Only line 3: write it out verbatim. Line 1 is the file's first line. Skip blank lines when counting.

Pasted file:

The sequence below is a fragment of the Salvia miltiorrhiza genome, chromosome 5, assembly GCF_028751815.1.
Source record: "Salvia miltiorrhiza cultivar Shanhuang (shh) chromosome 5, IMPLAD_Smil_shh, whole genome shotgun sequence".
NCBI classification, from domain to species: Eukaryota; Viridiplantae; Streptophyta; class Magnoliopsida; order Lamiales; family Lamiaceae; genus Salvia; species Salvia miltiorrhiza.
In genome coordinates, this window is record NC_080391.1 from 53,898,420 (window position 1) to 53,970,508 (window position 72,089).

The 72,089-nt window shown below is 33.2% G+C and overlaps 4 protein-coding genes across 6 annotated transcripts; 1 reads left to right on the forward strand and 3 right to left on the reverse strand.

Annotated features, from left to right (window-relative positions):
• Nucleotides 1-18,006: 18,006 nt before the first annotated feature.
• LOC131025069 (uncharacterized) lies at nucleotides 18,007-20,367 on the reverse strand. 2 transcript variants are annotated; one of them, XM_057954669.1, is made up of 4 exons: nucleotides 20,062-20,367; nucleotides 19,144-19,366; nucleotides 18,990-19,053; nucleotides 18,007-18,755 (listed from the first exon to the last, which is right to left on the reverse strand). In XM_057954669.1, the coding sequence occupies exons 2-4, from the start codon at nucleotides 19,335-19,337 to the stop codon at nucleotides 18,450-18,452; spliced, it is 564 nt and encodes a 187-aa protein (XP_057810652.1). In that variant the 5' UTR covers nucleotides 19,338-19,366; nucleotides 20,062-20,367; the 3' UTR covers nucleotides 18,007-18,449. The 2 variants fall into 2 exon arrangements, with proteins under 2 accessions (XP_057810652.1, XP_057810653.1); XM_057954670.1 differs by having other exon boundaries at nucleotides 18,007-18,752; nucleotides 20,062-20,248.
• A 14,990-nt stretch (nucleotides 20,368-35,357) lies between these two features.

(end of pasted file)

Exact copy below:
NCBI classification, from domain to species: Eukaryota; Viridiplantae; Streptophyta; class Magnoliopsida; order Lamiales; family Lamiaceae; genus Salvia; species Salvia miltiorrhiza.